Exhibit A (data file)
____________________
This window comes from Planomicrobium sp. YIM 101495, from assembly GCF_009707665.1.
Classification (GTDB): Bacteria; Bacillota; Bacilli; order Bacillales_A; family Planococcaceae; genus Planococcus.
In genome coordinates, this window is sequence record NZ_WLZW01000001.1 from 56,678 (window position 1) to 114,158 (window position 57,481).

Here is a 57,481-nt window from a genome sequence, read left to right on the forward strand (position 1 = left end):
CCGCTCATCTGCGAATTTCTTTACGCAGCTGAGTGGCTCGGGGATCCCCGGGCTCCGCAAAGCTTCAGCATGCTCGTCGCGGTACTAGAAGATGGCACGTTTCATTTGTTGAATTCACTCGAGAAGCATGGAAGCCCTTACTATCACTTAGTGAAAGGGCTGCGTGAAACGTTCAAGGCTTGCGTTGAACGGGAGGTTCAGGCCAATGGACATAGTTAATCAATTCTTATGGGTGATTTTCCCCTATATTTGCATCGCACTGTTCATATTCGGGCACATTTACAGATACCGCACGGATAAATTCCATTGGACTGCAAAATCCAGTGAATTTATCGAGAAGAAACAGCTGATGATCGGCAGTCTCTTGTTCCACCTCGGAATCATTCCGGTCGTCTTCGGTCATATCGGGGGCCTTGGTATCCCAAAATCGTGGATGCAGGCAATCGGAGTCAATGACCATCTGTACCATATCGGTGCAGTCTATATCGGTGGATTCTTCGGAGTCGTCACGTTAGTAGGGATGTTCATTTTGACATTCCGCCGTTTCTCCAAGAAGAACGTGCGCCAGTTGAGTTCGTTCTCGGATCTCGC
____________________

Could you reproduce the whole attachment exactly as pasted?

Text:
This window comes from Planomicrobium sp. YIM 101495, from assembly GCF_009707665.1.
Classification (GTDB): Bacteria; Bacillota; Bacilli; order Bacillales_A; family Planococcaceae; genus Planococcus.
In genome coordinates, this window is sequence record NZ_WLZW01000001.1 from 56,678 (window position 1) to 114,158 (window position 57,481).

Here is a 57,481-nt window from a genome sequence, read left to right on the forward strand (position 1 = left end):
CCGCTCATCTGCGAATTTCTTTACGCAGCTGAGTGGCTCGGGGATCCCCGGGCTCCGCAAAGCTTCAGCATGCTCGTCGCGGTACTAGAAGATGGCACGTTTCATTTGTTGAATTCACTCGAGAAGCATGGAAGCCCTTACTATCACTTAGTGAAAGGGCTGCGTGAAACGTTCAAGGCTTGCGTTGAACGGGAGGTTCAGGCCAATGGACATAGTTAATCAATTCTTATGGGTGATTTTCCCCTATATTTGCATCGCACTGTTCATATTCGGGCACATTTACAGATACCGCACGGATAAATTCCATTGGACTGCAAAATCCAGTGAATTTATCGAGAAGAAACAGCTGATGATCGGCAGTCTCTTGTTCCACCTCGGAATCATTCCGGTCGTCTTCGGTCATATCGGGGGCCTTGGTATCCCAAAATCGTGGATGCAGGCAATCGGAGTCAATGACCATCTGTACCATATCGGTGCAGTCTATATCGGTGGATTCTTCGGAGTCGTCACGTTAGTAGGGATGTTCATTTTGACATTCCGCCGTTTCTCCAAGAAGAACGTGCGCCAGTTGAGTTCGTTCTCGGATCTCGC